The change to paragraph 62 introduced by Pope Benedict is that it now reads "I therefore decree that, for the valid election of the Roman Pontiff, at least two thirds of the votes are required, calculated on the basis of the total number of electors present and voting" where prior it had read "...of electors present." Thus, the two thirds is now assessed not from simply the number of Cardinal-Electors present, but of the Cardinal-Electors casting a ballot.
Pope Benedict XVI added to paragraph 64 those portions with my emphasis: "The voting process is carried out in three phases. The first phase, which can be called the pre-scrutiny, comprises: 1) the preparation and distribution of the ballot papers by the Masters of Ceremonies—called meanwhile into the Hall together with the Secretary of the College of Cardinals and with the Master of Papal Liturgical Celebrations—who give at least two or three to each Cardinal elector."
To paragraph 70, the words "at least" were added in the sentence: "The Scrutineers add up all the votes that each individual has received, and if no one has obtained at least two thirds of the votes on that ballot, the Pope has not been elected; if however it turns out that someone has obtained at least two thirds of the votes, the canonically valid election of the Roman Pontiff has taken place."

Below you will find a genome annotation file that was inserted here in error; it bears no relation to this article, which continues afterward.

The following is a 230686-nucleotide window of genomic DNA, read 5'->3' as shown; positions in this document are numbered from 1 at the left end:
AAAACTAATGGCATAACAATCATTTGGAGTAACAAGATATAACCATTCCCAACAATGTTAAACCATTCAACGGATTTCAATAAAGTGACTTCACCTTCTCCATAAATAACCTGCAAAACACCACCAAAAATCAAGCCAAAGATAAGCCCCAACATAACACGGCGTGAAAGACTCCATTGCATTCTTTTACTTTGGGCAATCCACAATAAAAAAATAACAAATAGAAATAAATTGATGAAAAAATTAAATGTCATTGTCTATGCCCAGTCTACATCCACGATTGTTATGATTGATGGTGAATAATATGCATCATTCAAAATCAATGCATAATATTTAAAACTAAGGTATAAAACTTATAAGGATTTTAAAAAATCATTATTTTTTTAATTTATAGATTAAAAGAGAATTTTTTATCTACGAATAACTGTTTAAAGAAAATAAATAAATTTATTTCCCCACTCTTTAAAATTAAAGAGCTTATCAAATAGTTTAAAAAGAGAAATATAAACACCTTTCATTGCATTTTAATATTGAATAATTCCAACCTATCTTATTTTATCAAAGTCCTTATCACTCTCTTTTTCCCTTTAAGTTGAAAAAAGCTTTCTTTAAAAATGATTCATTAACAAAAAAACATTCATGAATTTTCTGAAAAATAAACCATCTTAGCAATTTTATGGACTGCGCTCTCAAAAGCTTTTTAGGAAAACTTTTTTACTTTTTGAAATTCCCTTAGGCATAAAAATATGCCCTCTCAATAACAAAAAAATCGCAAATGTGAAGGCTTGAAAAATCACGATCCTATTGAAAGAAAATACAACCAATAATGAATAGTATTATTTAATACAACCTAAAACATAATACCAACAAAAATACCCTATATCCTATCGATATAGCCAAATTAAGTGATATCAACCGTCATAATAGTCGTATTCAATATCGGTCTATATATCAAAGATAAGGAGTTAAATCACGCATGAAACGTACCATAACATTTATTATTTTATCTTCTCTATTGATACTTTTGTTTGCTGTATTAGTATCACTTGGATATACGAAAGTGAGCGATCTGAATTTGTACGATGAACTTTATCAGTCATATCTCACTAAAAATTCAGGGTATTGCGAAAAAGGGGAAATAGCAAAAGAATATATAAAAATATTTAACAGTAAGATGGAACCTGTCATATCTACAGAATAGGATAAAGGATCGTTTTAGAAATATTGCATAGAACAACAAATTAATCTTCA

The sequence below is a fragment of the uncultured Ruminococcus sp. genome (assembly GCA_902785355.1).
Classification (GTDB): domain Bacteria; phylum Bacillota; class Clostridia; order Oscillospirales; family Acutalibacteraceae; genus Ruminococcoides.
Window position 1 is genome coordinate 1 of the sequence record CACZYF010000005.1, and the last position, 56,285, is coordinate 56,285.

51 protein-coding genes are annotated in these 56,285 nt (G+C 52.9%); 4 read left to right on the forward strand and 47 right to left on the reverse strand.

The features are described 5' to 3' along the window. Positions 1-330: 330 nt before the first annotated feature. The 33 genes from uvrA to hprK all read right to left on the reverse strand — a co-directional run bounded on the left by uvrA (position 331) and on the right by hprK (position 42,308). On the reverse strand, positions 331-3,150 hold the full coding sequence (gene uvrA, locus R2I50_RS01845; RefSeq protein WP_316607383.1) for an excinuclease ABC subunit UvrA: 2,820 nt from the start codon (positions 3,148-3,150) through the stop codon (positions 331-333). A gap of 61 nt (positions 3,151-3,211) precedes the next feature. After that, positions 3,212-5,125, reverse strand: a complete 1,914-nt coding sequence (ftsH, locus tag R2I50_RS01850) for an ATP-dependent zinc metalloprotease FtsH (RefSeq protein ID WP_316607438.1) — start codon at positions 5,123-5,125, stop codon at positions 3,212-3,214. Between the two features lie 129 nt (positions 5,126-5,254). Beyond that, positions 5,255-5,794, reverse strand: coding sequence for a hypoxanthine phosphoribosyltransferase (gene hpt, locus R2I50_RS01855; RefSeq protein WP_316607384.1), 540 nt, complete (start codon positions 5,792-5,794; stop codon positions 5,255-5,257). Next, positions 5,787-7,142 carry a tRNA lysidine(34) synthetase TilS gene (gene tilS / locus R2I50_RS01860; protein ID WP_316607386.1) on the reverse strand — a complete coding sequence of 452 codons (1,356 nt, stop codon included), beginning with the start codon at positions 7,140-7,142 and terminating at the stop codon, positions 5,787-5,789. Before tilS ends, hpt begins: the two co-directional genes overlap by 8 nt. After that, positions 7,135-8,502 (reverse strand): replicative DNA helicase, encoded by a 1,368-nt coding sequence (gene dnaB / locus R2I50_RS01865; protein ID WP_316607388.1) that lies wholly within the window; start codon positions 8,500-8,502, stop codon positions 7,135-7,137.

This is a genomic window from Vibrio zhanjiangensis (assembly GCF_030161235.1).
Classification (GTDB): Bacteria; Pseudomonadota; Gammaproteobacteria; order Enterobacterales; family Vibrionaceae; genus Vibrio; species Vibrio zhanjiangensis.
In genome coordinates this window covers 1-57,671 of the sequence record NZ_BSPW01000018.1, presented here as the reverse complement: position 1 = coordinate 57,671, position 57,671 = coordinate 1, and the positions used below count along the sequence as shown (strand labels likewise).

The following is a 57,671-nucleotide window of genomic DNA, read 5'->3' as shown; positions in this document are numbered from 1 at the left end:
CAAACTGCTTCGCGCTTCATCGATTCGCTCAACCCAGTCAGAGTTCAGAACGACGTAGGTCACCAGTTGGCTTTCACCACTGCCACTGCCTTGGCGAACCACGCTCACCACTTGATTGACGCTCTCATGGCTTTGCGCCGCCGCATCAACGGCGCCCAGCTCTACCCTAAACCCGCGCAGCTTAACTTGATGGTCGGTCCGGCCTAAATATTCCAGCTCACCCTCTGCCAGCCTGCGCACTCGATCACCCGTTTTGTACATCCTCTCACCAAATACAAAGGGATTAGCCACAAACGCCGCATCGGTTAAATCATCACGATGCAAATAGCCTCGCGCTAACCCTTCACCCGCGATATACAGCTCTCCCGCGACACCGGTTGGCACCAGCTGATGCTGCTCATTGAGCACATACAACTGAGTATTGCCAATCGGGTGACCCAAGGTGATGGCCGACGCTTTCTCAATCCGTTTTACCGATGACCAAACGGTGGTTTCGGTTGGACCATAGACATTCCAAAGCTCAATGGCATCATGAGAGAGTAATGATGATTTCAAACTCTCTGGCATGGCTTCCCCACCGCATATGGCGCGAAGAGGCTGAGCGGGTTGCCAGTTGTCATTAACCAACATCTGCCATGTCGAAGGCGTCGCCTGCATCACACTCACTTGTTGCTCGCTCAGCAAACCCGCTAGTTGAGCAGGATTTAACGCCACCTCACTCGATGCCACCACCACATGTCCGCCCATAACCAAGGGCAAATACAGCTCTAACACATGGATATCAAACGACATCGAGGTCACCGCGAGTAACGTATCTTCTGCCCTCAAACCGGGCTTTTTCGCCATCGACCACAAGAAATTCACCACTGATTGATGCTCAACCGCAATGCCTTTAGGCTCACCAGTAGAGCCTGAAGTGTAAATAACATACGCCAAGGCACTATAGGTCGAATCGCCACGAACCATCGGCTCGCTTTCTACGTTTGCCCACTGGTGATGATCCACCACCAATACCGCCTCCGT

Paragraph 75 is generally reworked. It now reads: "If the votes referred to in Nos. 72, 73, and 74 of the above-mentioned Constitution do not result in an election, a day will be dedicated to prayer, reflection, and discussion. In subsequent votes, in accordance with the procedure established in No. 74 of this same Constitution, only the two whose names have received the greatest number of votes in the immediately preceding ballot will have the passive electoral right. There can be no waiving of the requirement that a valid election takes place only by a qualified majority of at least two thirds of the votes of the cardinals who are present and voting. Moreover, in these ballots, the two persons who enjoy the passive electoral right lose their active electoral right."
This provides for the maintenance of the two thirds requirements throughout the conclave, but allows for a run-off between the top two candidates, who then lose their vote, if the conclave reaches this point.
Finally, regarding the actual election, he made those changes indicated by my emphasis:
87. "When the election has canonically taken place, the junior Cardinal Deacon summons into the Hall of election the Secretary of the College of Cardinals, the Master of Papal Liturgical Celebrations, and two Masters of Ceremonies. The Cardinal Dean, or the Cardinal who is first in order and seniority, in the name of the whole College of electors, then asks the consent of the one elected in the following words: 'Do you accept your canonical election as Supreme Pontiff?' And, as soon as he has received the consent, he asks him: 'By what name do you wish to be called?' Then the Master of Papal Liturgical Celebrations, acting as notary and having as witnesses the two Masters of Ceremonies, draws up a document certifying acceptance by the new Pope and the name taken by him." Here, essentially, Benedict envisions the Master of Ceremonies being there from the beginning of this process of the consent of the one elected, rather than being summoned "at that moment" to witness as had previously been described.
I will be revisiting the topic of conclaves and their history & procedure in the coming weeks!